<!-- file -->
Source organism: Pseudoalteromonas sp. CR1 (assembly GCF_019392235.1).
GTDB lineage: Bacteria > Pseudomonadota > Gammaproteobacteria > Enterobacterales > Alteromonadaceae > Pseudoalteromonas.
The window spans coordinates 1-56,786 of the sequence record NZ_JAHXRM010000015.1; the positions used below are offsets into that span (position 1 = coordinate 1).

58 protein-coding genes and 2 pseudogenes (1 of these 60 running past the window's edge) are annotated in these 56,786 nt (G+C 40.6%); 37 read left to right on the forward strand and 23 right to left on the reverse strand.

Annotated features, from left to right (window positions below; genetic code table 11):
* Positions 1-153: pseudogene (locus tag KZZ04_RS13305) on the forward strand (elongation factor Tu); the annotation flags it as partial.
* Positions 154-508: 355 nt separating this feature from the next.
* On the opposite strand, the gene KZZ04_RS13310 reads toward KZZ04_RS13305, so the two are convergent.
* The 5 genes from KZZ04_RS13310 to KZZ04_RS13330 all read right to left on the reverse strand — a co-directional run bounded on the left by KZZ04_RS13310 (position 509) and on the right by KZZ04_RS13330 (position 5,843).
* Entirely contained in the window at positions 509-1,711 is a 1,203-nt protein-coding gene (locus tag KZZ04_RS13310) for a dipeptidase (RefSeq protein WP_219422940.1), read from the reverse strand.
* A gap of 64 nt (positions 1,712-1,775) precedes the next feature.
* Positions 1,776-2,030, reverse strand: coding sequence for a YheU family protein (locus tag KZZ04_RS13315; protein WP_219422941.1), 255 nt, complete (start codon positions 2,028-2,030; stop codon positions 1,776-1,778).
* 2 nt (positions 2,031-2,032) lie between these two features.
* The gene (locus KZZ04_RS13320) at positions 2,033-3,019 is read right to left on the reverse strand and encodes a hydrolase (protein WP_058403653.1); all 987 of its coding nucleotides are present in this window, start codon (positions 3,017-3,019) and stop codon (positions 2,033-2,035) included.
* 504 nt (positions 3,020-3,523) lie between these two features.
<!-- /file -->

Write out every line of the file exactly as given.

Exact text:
Source organism: Pseudoalteromonas sp. CR1 (assembly GCF_019392235.1).
GTDB lineage: Bacteria > Pseudomonadota > Gammaproteobacteria > Enterobacterales > Alteromonadaceae > Pseudoalteromonas.
The window spans coordinates 1-56,786 of the sequence record NZ_JAHXRM010000015.1; the positions used below are offsets into that span (position 1 = coordinate 1).

58 protein-coding genes and 2 pseudogenes (1 of these 60 running past the window's edge) are annotated in these 56,786 nt (G+C 40.6%); 37 read left to right on the forward strand and 23 right to left on the reverse strand.

Annotated features, from left to right (window positions below; genetic code table 11):
* Positions 1-153: pseudogene (locus tag KZZ04_RS13305) on the forward strand (elongation factor Tu); the annotation flags it as partial.
* Positions 154-508: 355 nt separating this feature from the next.
* On the opposite strand, the gene KZZ04_RS13310 reads toward KZZ04_RS13305, so the two are convergent.
* The 5 genes from KZZ04_RS13310 to KZZ04_RS13330 all read right to left on the reverse strand — a co-directional run bounded on the left by KZZ04_RS13310 (position 509) and on the right by KZZ04_RS13330 (position 5,843).
* Entirely contained in the window at positions 509-1,711 is a 1,203-nt protein-coding gene (locus tag KZZ04_RS13310) for a dipeptidase (RefSeq protein WP_219422940.1), read from the reverse strand.
* A gap of 64 nt (positions 1,712-1,775) precedes the next feature.
* Positions 1,776-2,030, reverse strand: coding sequence for a YheU family protein (locus tag KZZ04_RS13315; protein WP_219422941.1), 255 nt, complete (start codon positions 2,028-2,030; stop codon positions 1,776-1,778).
* 2 nt (positions 2,031-2,032) lie between these two features.
* The gene (locus KZZ04_RS13320) at positions 2,033-3,019 is read right to left on the reverse strand and encodes a hydrolase (protein WP_058403653.1); all 987 of its coding nucleotides are present in this window, start codon (positions 3,017-3,019) and stop codon (positions 2,033-2,035) included.
* 504 nt (positions 3,020-3,523) lie between these two features.